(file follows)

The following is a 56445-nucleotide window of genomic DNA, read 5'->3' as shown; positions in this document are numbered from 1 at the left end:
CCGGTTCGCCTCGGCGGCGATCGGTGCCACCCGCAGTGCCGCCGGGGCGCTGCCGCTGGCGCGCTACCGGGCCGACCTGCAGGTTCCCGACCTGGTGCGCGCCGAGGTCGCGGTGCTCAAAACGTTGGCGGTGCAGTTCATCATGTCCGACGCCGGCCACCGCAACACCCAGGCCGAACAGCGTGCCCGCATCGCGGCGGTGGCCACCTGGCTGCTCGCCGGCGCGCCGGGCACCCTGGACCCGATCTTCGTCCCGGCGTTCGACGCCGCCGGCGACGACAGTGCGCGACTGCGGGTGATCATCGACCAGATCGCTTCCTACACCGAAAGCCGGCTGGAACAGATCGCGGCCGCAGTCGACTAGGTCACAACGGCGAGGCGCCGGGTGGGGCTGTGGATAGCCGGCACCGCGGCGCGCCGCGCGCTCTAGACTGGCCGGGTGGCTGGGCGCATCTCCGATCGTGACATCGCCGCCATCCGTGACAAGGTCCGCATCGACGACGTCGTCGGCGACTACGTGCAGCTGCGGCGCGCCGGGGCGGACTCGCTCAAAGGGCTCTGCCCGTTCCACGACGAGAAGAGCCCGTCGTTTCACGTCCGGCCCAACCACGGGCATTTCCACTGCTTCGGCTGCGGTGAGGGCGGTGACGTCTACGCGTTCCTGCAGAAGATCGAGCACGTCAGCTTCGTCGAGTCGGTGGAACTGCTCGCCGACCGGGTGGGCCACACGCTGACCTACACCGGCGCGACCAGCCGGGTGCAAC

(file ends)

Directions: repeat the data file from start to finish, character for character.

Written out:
The following is a 56445-nucleotide window of genomic DNA, read 5'->3' as shown; positions in this document are numbered from 1 at the left end:
CCGGTTCGCCTCGGCGGCGATCGGTGCCACCCGCAGTGCCGCCGGGGCGCTGCCGCTGGCGCGCTACCGGGCCGACCTGCAGGTTCCCGACCTGGTGCGCGCCGAGGTCGCGGTGCTCAAAACGTTGGCGGTGCAGTTCATCATGTCCGACGCCGGCCACCGCAACACCCAGGCCGAACAGCGTGCCCGCATCGCGGCGGTGGCCACCTGGCTGCTCGCCGGCGCGCCGGGCACCCTGGACCCGATCTTCGTCCCGGCGTTCGACGCCGCCGGCGACGACAGTGCGCGACTGCGGGTGATCATCGACCAGATCGCTTCCTACACCGAAAGCCGGCTGGAACAGATCGCGGCCGCAGTCGACTAGGTCACAACGGCGAGGCGCCGGGTGGGGCTGTGGATAGCCGGCACCGCGGCGCGCCGCGCGCTCTAGACTGGCCGGGTGGCTGGGCGCATCTCCGATCGTGACATCGCCGCCATCCGTGACAAGGTCCGCATCGACGACGTCGTCGGCGACTACGTGCAGCTGCGGCGCGCCGGGGCGGACTCGCTCAAAGGGCTCTGCCCGTTCCACGACGAGAAGAGCCCGTCGTTTCACGTCCGGCCCAACCACGGGCATTTCCACTGCTTCGGCTGCGGTGAGGGCGGTGACGTCTACGCGTTCCTGCAGAAGATCGAGCACGTCAGCTTCGTCGAGTCGGTGGAACTGCTCGCCGACCGGGTGGGCCACACGCTGACCTACACCGGCGCGACCAGCCGGGTGCAAC